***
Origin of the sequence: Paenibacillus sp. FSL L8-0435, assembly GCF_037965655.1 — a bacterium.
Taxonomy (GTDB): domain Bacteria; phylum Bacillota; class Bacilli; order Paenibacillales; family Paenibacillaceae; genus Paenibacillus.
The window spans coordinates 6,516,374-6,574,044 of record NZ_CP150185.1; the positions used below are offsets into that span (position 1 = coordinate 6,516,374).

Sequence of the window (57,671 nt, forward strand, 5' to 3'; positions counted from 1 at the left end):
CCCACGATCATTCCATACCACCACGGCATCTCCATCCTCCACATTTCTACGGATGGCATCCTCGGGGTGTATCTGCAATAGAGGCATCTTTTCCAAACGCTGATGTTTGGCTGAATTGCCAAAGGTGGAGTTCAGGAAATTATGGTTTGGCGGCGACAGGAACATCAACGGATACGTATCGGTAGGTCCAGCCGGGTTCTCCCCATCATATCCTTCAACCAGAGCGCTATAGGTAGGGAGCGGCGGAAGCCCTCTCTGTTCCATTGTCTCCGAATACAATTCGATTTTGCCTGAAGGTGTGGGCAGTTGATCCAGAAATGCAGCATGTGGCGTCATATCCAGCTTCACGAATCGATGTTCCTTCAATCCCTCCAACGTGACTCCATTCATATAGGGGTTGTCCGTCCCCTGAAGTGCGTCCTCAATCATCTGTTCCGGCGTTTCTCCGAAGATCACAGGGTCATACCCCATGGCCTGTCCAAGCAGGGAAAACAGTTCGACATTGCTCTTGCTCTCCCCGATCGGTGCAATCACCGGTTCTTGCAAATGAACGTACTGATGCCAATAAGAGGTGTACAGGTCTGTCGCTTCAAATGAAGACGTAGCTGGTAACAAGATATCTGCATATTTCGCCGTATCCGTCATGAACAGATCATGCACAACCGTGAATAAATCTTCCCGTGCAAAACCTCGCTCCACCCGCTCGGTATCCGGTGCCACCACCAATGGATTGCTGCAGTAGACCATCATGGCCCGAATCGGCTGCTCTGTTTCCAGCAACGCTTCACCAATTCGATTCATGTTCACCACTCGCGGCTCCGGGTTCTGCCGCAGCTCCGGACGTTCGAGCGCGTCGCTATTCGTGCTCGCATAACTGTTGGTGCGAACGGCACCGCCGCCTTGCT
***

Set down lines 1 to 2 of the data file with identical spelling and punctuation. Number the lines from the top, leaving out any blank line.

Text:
Origin of the sequence: Paenibacillus sp. FSL L8-0435, assembly GCF_037965655.1 — a bacterium.
Taxonomy (GTDB): domain Bacteria; phylum Bacillota; class Bacilli; order Paenibacillales; family Paenibacillaceae; genus Paenibacillus.